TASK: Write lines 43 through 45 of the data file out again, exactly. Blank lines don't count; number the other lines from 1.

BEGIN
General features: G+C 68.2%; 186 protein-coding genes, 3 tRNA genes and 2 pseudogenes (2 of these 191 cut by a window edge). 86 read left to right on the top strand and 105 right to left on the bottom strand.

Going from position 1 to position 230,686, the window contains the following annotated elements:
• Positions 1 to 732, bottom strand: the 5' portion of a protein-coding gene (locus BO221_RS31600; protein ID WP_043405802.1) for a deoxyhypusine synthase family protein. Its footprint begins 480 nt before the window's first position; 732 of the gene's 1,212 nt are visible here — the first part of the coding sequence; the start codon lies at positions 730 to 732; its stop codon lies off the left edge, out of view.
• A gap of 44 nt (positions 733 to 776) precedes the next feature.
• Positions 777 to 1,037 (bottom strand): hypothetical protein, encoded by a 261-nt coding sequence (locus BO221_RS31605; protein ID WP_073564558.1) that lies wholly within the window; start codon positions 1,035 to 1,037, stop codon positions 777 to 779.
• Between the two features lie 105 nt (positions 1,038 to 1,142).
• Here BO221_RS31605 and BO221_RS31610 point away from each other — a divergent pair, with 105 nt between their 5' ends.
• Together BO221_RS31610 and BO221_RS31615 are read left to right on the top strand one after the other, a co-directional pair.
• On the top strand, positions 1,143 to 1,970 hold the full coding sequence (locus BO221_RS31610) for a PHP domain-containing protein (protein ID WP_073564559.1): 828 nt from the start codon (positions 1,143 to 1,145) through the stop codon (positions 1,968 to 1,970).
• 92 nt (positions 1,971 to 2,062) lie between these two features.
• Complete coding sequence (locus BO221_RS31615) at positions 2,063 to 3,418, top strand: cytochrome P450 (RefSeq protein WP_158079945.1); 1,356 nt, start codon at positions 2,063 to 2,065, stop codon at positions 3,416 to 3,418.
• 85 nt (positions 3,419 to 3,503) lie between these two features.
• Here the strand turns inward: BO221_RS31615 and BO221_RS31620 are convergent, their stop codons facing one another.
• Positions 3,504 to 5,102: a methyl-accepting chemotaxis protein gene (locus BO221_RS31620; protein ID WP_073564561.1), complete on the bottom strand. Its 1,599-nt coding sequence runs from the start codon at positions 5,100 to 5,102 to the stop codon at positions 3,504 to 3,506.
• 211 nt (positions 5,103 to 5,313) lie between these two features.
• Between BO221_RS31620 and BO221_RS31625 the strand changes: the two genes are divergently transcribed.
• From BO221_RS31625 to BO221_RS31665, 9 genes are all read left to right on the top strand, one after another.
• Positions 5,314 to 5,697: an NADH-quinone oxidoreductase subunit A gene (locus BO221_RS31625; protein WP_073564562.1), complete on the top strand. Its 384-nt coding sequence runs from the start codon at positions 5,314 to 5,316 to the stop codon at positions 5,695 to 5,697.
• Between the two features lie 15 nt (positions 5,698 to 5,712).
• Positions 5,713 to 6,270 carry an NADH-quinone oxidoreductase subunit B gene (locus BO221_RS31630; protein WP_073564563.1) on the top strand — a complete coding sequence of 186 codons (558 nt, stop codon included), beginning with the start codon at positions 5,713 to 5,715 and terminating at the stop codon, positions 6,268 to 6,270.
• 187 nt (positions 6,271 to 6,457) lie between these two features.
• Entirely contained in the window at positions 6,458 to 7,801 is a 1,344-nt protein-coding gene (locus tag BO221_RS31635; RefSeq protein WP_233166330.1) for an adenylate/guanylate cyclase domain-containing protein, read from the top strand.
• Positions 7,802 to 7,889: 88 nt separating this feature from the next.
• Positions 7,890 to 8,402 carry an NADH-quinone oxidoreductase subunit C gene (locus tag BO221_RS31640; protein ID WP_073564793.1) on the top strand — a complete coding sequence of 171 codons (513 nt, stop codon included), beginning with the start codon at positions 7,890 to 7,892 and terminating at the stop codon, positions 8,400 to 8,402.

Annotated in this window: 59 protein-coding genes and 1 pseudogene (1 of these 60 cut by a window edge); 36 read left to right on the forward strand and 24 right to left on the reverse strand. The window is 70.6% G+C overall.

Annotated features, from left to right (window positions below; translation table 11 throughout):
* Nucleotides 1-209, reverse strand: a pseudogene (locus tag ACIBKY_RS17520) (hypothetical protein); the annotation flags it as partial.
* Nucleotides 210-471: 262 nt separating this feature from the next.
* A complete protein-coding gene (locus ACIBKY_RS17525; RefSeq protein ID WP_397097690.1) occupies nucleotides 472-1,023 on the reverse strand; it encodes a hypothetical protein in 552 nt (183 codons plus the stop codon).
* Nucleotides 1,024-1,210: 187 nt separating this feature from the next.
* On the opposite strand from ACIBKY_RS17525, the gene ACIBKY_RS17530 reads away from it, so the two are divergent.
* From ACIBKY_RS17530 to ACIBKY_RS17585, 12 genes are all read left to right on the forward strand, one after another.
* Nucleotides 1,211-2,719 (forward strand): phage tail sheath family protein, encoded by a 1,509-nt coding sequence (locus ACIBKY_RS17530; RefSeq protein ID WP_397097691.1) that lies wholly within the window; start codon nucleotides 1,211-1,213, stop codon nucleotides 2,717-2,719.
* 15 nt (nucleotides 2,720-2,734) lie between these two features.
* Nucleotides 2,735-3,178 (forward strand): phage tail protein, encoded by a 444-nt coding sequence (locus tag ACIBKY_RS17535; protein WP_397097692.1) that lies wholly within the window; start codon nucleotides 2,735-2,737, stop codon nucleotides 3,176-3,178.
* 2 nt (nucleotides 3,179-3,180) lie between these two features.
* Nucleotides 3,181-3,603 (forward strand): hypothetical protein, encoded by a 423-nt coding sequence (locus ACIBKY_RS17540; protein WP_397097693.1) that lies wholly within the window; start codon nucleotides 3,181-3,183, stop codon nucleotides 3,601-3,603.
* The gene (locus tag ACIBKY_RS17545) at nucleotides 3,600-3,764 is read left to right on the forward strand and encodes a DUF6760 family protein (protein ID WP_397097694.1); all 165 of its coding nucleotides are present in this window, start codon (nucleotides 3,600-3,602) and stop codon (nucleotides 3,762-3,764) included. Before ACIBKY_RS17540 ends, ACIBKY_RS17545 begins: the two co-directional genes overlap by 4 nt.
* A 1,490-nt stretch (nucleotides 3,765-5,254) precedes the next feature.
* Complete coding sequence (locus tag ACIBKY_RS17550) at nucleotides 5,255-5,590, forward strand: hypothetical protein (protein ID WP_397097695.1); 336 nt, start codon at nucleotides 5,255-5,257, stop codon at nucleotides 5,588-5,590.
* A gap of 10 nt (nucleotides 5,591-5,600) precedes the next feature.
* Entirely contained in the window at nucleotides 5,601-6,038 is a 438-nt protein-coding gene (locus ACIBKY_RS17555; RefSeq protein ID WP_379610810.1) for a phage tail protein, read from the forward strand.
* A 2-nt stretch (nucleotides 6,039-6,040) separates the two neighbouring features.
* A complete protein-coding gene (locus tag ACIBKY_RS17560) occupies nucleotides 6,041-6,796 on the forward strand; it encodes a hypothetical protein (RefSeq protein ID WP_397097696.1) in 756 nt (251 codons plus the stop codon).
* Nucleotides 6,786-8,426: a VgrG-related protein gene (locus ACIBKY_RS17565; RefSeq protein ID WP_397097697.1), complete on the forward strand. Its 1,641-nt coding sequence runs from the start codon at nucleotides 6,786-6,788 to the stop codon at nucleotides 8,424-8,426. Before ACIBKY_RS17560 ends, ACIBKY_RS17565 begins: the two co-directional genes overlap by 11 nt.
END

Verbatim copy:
* A 2-nt stretch (nucleotides 6,039-6,040) separates the two neighbouring features.
* A complete protein-coding gene (locus tag ACIBKY_RS17560) occupies nucleotides 6,041-6,796 on the forward strand; it encodes a hypothetical protein (RefSeq protein ID WP_397097696.1) in 756 nt (251 codons plus the stop codon).
* Nucleotides 6,786-8,426: a VgrG-related protein gene (locus ACIBKY_RS17565; RefSeq protein ID WP_397097697.1), complete on the forward strand. Its 1,641-nt coding sequence runs from the start codon at nucleotides 6,786-6,788 to the stop codon at nucleotides 8,424-8,426. Before ACIBKY_RS17560 ends, ACIBKY_RS17565 begins: the two co-directional genes overlap by 11 nt.